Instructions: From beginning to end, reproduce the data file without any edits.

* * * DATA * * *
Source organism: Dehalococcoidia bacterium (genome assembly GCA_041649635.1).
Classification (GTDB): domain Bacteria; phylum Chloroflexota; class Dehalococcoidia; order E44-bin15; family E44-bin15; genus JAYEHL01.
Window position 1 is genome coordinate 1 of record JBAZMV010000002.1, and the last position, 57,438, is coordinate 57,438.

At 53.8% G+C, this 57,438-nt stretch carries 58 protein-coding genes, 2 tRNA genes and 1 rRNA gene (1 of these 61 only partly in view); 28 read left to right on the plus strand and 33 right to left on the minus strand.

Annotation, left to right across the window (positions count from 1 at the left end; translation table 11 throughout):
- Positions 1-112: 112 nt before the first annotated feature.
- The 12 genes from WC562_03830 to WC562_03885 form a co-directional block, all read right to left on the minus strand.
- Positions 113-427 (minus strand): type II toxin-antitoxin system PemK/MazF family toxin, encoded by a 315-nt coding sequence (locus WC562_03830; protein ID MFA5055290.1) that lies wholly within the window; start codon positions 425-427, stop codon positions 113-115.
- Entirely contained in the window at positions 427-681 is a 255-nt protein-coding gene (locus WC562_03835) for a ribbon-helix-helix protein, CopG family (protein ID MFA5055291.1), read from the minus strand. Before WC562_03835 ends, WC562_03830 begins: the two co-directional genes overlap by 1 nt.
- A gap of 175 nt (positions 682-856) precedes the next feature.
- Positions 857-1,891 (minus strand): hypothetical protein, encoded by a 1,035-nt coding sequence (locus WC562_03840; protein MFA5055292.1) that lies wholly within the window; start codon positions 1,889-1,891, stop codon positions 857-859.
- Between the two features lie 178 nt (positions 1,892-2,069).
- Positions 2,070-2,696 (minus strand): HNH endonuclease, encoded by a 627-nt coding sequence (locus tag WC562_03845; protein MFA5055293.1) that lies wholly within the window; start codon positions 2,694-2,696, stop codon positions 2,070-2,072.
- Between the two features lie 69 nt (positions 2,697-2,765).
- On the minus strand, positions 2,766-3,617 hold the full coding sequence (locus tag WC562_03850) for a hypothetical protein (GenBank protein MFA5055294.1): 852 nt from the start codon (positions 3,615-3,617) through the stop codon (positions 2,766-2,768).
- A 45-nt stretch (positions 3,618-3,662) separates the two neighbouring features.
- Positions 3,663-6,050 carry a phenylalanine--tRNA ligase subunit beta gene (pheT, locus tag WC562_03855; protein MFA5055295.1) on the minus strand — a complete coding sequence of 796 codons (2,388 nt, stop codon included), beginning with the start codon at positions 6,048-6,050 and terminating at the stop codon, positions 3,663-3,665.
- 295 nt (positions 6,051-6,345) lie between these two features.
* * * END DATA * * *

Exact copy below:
Source organism: Dehalococcoidia bacterium (genome assembly GCA_041649635.1).
Classification (GTDB): domain Bacteria; phylum Chloroflexota; class Dehalococcoidia; order E44-bin15; family E44-bin15; genus JAYEHL01.
Window position 1 is genome coordinate 1 of record JBAZMV010000002.1, and the last position, 57,438, is coordinate 57,438.

At 53.8% G+C, this 57,438-nt stretch carries 58 protein-coding genes, 2 tRNA genes and 1 rRNA gene (1 of these 61 only partly in view); 28 read left to right on the plus strand and 33 right to left on the minus strand.

Annotation, left to right across the window (positions count from 1 at the left end; translation table 11 throughout):
- Positions 1-112: 112 nt before the first annotated feature.
- The 12 genes from WC562_03830 to WC562_03885 form a co-directional block, all read right to left on the minus strand.
- Positions 113-427 (minus strand): type II toxin-antitoxin system PemK/MazF family toxin, encoded by a 315-nt coding sequence (locus WC562_03830; protein ID MFA5055290.1) that lies wholly within the window; start codon positions 425-427, stop codon positions 113-115.
- Entirely contained in the window at positions 427-681 is a 255-nt protein-coding gene (locus WC562_03835) for a ribbon-helix-helix protein, CopG family (protein ID MFA5055291.1), read from the minus strand. Before WC562_03835 ends, WC562_03830 begins: the two co-directional genes overlap by 1 nt.
- A gap of 175 nt (positions 682-856) precedes the next feature.
- Positions 857-1,891 (minus strand): hypothetical protein, encoded by a 1,035-nt coding sequence (locus WC562_03840; protein MFA5055292.1) that lies wholly within the window; start codon positions 1,889-1,891, stop codon positions 857-859.
- Between the two features lie 178 nt (positions 1,892-2,069).
- Positions 2,070-2,696 (minus strand): HNH endonuclease, encoded by a 627-nt coding sequence (locus tag WC562_03845; protein MFA5055293.1) that lies wholly within the window; start codon positions 2,694-2,696, stop codon positions 2,070-2,072.
- Between the two features lie 69 nt (positions 2,697-2,765).
- On the minus strand, positions 2,766-3,617 hold the full coding sequence (locus tag WC562_03850) for a hypothetical protein (GenBank protein MFA5055294.1): 852 nt from the start codon (positions 3,615-3,617) through the stop codon (positions 2,766-2,768).
- A 45-nt stretch (positions 3,618-3,662) separates the two neighbouring features.
- Positions 3,663-6,050 carry a phenylalanine--tRNA ligase subunit beta gene (pheT, locus tag WC562_03855; protein MFA5055295.1) on the minus strand — a complete coding sequence of 796 codons (2,388 nt, stop codon included), beginning with the start codon at positions 6,048-6,050 and terminating at the stop codon, positions 3,663-3,665.
- 295 nt (positions 6,051-6,345) lie between these two features.